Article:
I don't know why I'm so thoroughly out of the habit of posting. One of the things I like about reading my friends-list is the combination of homely everyday detail and really chewy intellectual posts. I am not very good at making the latter -- I start them, revise them, get bogged down in some detail of nuance or research, and eventually lose them somewhere. But I can do daily life.
The juncoes are here. I was concerned for a week or two that the Norway maples would not get a chance to turn yellow, instead dropping their leaves madly while still green; but they have managed, and if I walk to the end of my block and look back, there is the proper tunnel of gold, leaves drifting down onto the black asphalt of the street. They are not mallorns, and there is certainly no asphalt in Lothlorien, but the effect seems Tolkienesque in any case.
It was a peculiar summer in many ways. As I mentioned at the time, I cracked or bruised a rib at the end of April, and just when that was healing up nicely I got the Wiscon Death Cold and coughed for five or six weeks. While I put in basil, mint, thyme, and two tomato plants much earlier than I had managed in 2010, only the herbs thrived. I forgot about the thyme and have not used it for anything. David and Lydy kept the mint well pruned by harvesting it for their drinks, and it is probably going to take over the world next year. Eric and I were going to make spring rolls using the fresh mint and basil, but we never did. The basil is unhappy with the frost or near-freezes we've been having at night, but the mint and thyme are still looking fresh and happy. I should put some thyme in the soup this evening. We had a pot of rosemary on the front porch, too, and I did make good use of that; but I failed to bring it inside the first night temperatures threatened to go below freezing, and it gave up and died.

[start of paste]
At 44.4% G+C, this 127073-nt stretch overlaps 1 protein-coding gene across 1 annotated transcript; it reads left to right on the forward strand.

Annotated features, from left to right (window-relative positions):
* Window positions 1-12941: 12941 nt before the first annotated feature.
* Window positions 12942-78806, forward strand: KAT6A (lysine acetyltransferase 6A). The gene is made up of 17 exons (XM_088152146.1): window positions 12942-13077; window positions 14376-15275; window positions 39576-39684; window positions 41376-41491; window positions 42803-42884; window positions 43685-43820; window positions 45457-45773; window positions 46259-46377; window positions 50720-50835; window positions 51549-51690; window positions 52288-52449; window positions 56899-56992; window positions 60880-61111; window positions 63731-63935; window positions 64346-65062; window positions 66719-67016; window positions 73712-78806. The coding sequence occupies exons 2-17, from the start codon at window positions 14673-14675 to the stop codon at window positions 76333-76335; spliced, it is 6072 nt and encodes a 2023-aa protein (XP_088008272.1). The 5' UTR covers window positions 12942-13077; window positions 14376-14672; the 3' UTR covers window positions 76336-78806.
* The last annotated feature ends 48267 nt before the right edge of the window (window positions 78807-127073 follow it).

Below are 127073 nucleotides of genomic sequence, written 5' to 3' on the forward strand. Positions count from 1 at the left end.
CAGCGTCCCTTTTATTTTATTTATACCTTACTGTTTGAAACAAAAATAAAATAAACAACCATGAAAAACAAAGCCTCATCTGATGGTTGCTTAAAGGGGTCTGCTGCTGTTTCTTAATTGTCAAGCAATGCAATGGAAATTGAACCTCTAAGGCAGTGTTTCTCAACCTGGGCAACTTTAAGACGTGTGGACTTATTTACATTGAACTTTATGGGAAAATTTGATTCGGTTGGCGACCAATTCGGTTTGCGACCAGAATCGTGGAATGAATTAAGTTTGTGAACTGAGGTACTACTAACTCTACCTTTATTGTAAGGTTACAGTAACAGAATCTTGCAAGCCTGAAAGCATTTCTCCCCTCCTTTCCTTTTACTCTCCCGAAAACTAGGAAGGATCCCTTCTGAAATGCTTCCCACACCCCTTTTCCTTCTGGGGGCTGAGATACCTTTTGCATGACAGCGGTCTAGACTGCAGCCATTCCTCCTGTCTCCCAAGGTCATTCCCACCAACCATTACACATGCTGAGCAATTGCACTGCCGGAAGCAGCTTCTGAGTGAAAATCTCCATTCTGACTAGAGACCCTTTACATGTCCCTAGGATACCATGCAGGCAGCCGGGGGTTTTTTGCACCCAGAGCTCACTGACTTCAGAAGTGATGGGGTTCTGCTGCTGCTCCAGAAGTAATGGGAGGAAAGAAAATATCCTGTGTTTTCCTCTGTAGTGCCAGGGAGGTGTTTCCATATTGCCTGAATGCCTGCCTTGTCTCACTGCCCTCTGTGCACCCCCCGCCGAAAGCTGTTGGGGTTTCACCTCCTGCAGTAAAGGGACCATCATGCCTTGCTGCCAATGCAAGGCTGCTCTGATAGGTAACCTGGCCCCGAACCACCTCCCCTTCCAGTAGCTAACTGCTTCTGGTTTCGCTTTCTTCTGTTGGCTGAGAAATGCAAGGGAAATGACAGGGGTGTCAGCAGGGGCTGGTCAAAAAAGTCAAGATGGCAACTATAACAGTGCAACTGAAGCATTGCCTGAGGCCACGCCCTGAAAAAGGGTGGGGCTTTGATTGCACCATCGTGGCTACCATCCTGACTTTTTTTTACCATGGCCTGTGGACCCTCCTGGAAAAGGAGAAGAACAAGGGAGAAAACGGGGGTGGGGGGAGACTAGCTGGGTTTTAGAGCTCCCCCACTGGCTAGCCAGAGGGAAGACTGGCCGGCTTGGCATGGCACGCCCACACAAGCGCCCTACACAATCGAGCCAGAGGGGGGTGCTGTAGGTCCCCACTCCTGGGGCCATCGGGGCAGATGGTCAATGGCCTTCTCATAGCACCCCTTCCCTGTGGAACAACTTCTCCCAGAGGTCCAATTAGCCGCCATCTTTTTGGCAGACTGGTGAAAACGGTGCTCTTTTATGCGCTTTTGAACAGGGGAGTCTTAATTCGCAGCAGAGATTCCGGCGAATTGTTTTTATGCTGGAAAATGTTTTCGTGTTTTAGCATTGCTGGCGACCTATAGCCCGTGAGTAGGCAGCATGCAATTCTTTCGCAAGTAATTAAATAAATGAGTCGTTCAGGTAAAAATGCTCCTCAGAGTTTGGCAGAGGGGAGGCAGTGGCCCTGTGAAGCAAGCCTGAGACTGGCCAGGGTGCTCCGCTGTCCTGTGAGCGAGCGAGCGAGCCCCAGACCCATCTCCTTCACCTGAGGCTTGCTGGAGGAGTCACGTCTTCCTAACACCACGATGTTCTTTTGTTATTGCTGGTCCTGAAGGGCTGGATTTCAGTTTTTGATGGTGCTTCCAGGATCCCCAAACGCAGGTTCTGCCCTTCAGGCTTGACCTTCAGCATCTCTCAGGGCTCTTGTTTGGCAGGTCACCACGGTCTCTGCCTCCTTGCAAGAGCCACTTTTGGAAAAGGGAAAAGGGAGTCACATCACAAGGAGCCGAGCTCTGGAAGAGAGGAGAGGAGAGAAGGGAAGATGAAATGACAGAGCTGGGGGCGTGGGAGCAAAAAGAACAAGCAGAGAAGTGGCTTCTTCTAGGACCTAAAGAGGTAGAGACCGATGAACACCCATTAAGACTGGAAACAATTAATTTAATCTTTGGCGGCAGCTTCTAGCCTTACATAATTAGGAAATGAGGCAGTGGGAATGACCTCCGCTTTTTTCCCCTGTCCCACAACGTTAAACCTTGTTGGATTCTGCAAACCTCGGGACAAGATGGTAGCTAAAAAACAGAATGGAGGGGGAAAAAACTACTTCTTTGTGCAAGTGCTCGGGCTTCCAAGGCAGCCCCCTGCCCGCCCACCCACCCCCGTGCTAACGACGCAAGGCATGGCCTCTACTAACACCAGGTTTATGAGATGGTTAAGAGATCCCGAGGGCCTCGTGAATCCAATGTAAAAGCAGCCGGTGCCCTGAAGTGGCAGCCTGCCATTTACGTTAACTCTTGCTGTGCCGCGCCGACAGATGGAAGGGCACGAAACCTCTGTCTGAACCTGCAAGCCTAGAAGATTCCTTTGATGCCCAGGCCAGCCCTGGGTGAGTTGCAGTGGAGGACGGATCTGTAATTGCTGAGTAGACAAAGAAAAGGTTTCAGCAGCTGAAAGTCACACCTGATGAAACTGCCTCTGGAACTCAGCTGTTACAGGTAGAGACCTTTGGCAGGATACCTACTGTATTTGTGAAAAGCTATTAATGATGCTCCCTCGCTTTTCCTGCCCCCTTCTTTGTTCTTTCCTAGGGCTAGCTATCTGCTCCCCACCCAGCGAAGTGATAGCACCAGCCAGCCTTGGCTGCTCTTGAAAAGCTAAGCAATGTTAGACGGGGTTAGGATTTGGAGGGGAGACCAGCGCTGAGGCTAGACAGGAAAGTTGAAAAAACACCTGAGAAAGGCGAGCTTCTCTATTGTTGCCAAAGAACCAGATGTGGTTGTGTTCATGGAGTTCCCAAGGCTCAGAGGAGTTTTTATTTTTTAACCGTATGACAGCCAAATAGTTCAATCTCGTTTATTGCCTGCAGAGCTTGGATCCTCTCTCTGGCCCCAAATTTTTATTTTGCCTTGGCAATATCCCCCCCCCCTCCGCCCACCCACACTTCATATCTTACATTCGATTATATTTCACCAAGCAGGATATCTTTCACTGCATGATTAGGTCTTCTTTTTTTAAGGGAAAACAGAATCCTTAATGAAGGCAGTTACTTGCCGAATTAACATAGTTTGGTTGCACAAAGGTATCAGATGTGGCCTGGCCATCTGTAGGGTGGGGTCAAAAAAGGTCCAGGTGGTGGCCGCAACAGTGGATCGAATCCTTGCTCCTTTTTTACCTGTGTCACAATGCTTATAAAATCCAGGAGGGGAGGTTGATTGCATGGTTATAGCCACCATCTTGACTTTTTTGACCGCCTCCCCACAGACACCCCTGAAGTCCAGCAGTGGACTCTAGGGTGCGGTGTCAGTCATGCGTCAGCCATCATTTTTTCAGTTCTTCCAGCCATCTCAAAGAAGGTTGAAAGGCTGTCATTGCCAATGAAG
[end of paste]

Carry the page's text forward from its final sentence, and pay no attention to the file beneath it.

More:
Raphael and I did fairly well with hiking, under the circumstances -- my rib injury and the horrible virus from Wiscon weren't the half of it. June was cold and rainy; then Minnesota Republicans forced the shut-down of the government because they have an insane desire to control women and oppress poor people, so the state parks closed on July 1. Raphael and I were up on the North Shore at the time, at Temperance River State Park. The park, I think like most of the parks thereabouts, is divided by Highway 61. We started with the lake side. When we went out to the lake, there were no notices. When we came back, all over were simple printed pages saying that the park was closed. We went across the highway and up the river anyway. We were there because somebody in the 1990's had seen boreal snaketails in the powerline clearance. They did not appear, but the river and its rocky surrounds were spectacular. The powerline clearance runs over a tilted slab of basalt, broken up by water, scattered with patches of thin sand shading to soil in which hawkweed and other wildflowers grow, with here and there a juniper or an aspen sapling. A young deer with just the velvet stubs of antlers wandered out of the woods beyond the clearance and set about grazing. He knew we were there, but he did not give us any wide-eyed paranoid looks, did not freeze and think about running. He looked us in the eye, swaggered, and ignored us. His dignity was upset, however, by the fact that his antlers obviously itched. He had to stop from time to time and scratch them with a hind leg, which was both impressive and hilarious.